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HOME : Classical Antiquities : Archive : Large Blue Glass Vessel
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Large Blue Glass Vessel - GF.353
Origin: Israel
Circa: 100 AD to 300 AD
Dimensions: 7.5" (19.1cm) high
Collection: Biblical
Medium: Glass

Additional Information: Sold

Location: United States
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Glass: Shiny, hard, fragile - shattering in an instant or surviving for thousands of years-a rigid liquid that is worked in a molten state- too hot to touch, but often made by hand- molded, blown, cut, engraved, enameled, or painted. Of the craftsman, it demands the ultimate in steady nerves, skill, control, judgment, and spontaneity.

-Zerwick, Chloe. A Short History of Glass.

Glass, a material developed in the eastern Mediterranean region, largely came to Rome with its makers, Syrian and Judean craftsmen, many of who were slaves. Between the mid-first century B.C. and the early seventh century A.D., Roman glassmaking was influenced not only by the changing values and tastes of the Roman world, but also by historical events. Many new techniques of glassmaking were introduced along the way. Each glass vessel, in its shape and decoration, is therefore a record of the times in which it was made.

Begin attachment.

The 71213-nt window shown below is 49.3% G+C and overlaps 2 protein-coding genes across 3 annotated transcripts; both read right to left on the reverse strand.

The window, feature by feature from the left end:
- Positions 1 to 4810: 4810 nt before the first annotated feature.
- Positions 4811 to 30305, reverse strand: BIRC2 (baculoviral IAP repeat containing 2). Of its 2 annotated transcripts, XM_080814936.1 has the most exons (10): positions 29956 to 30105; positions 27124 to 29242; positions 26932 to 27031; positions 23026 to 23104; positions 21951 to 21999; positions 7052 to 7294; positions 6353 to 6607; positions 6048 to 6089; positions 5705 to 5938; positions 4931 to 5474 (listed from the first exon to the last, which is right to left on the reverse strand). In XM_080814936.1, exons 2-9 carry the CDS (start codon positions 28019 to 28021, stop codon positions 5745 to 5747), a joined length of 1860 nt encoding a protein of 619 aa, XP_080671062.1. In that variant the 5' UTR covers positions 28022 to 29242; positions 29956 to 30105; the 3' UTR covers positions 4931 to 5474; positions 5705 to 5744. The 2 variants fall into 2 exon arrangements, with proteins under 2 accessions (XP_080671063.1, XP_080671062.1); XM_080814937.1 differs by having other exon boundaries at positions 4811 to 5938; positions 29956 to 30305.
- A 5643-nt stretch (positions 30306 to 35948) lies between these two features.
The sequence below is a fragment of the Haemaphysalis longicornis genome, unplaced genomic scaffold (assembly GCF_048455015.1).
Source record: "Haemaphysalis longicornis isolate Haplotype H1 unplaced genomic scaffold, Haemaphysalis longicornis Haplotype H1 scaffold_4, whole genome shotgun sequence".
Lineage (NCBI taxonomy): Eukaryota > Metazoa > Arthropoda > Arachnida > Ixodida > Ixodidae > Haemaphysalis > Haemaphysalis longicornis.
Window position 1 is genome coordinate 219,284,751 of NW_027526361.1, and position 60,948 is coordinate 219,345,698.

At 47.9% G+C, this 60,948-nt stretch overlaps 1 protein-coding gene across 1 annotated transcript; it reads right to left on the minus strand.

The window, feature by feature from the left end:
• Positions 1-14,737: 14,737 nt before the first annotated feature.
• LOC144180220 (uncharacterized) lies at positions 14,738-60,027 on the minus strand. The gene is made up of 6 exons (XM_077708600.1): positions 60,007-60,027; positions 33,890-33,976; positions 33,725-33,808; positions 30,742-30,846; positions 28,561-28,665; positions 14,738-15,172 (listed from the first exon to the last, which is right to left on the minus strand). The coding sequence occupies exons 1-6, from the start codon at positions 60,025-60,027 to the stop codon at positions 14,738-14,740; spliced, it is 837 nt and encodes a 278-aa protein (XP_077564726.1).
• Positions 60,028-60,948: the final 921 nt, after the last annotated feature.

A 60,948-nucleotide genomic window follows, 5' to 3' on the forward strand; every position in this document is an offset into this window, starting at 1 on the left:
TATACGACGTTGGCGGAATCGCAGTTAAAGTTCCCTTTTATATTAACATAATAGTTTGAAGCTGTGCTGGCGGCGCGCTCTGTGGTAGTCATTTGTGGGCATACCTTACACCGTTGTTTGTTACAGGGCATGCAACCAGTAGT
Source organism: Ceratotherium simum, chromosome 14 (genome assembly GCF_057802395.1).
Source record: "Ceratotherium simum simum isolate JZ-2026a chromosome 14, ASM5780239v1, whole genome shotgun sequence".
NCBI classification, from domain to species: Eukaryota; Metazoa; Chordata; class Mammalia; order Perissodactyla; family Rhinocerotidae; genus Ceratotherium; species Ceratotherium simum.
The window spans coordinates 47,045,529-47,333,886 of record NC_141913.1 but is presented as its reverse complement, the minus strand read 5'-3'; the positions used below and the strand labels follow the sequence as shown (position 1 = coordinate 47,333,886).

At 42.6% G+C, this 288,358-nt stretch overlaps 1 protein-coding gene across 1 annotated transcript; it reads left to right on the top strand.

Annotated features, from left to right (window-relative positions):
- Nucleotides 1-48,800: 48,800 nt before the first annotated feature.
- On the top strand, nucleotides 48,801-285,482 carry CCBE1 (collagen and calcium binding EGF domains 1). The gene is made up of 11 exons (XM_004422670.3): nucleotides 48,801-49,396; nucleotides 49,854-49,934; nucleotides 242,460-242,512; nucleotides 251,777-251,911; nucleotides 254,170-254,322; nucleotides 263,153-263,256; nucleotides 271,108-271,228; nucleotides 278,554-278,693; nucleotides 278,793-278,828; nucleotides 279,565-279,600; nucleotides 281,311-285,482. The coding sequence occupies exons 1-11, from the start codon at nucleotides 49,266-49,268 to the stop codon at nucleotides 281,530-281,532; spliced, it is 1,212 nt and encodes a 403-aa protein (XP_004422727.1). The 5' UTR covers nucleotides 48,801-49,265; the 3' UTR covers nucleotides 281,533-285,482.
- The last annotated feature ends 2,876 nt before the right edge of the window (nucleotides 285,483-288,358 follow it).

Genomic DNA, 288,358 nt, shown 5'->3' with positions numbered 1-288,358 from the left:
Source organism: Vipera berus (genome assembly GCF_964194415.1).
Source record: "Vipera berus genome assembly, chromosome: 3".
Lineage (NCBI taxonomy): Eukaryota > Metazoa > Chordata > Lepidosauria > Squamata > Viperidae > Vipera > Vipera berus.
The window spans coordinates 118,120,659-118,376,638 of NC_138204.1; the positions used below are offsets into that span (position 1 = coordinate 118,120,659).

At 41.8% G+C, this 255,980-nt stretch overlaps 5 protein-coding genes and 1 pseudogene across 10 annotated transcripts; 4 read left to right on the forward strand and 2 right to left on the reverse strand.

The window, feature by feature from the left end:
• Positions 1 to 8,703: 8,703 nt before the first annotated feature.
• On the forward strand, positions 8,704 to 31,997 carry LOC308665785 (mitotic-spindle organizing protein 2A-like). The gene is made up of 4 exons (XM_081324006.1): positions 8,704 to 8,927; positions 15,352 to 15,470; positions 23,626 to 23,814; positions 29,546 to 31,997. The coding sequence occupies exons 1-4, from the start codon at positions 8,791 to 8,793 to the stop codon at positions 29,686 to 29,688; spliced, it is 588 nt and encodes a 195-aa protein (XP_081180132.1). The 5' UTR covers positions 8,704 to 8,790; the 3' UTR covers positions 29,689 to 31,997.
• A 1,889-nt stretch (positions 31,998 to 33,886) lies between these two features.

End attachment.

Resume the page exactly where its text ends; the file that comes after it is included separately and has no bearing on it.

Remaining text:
This stunning vessel is a marvel of ancient sophistication and appreciation of beauty. It is doubtful that such a splendid bottle would be forged by modern craftsmen. Unfortunately, efficiency and multiplicity dominate most craft industries today. We have sacrificed beauty and individuality in order to achieve quickness and mass-production. However, this vessel is a reminder of other times, where beauty and skill were prized over all other qualities. When one considers the time involved in gathering and producing the oils or perfumes that once filled bottle, we begin to discover the splendor of ancient times and the wonder of individual hand- craftsmanship. Today we value affordability and durability over artistry; this vessel would still be treasured and unique if it was just blown. However, the fact that this gorgeous bottle represents the glories of antiquity and Ancient Rome makes it that much more magnificent.
- (GF.353)


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